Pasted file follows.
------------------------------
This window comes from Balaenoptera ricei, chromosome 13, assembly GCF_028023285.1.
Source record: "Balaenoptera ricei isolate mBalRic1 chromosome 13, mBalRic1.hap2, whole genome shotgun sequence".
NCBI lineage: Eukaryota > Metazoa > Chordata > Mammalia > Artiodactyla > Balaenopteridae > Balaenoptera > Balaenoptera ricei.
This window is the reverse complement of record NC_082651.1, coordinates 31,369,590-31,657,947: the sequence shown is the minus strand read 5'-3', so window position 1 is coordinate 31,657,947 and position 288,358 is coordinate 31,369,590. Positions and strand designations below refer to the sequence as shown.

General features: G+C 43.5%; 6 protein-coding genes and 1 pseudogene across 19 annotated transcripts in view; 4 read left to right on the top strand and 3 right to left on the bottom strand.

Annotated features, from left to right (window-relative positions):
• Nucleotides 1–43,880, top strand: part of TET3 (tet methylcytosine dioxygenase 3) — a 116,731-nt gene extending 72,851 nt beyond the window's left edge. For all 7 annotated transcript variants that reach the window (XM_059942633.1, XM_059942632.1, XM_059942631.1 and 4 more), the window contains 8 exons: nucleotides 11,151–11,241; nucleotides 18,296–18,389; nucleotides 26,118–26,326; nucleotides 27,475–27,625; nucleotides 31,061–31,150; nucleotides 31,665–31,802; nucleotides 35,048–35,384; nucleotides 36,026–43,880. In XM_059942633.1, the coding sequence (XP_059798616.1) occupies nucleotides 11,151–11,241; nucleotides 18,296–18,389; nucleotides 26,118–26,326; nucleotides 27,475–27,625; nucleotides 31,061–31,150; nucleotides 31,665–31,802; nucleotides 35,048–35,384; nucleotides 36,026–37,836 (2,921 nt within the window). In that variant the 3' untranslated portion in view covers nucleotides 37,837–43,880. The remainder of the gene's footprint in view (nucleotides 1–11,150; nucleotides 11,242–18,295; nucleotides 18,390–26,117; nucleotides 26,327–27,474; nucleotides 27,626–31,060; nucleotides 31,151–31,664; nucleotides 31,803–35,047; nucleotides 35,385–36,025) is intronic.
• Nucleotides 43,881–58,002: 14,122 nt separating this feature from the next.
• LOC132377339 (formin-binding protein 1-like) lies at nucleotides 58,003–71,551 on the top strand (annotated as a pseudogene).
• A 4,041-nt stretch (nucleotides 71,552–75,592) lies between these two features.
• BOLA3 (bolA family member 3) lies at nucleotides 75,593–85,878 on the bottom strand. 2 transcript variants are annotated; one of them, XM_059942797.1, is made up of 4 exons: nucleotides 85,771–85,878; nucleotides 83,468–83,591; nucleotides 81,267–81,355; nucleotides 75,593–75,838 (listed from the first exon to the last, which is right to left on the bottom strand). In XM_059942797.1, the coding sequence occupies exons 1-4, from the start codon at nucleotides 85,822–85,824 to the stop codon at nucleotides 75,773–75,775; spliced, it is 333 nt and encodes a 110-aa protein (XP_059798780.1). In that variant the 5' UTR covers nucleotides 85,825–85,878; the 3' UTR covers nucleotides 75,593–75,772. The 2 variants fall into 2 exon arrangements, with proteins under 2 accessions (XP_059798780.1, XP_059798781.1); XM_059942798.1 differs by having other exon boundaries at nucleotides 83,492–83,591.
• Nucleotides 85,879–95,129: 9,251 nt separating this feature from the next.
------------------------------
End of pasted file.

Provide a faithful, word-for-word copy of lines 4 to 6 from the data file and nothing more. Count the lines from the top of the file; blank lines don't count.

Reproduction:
This window is the reverse complement of record NC_082651.1, coordinates 31,369,590-31,657,947: the sequence shown is the minus strand read 5'-3', so window position 1 is coordinate 31,657,947 and position 288,358 is coordinate 31,369,590. Positions and strand designations below refer to the sequence as shown.

General features: G+C 43.5%; 6 protein-coding genes and 1 pseudogene across 19 annotated transcripts in view; 4 read left to right on the top strand and 3 right to left on the bottom strand.

Annotated features, from left to right (window-relative positions):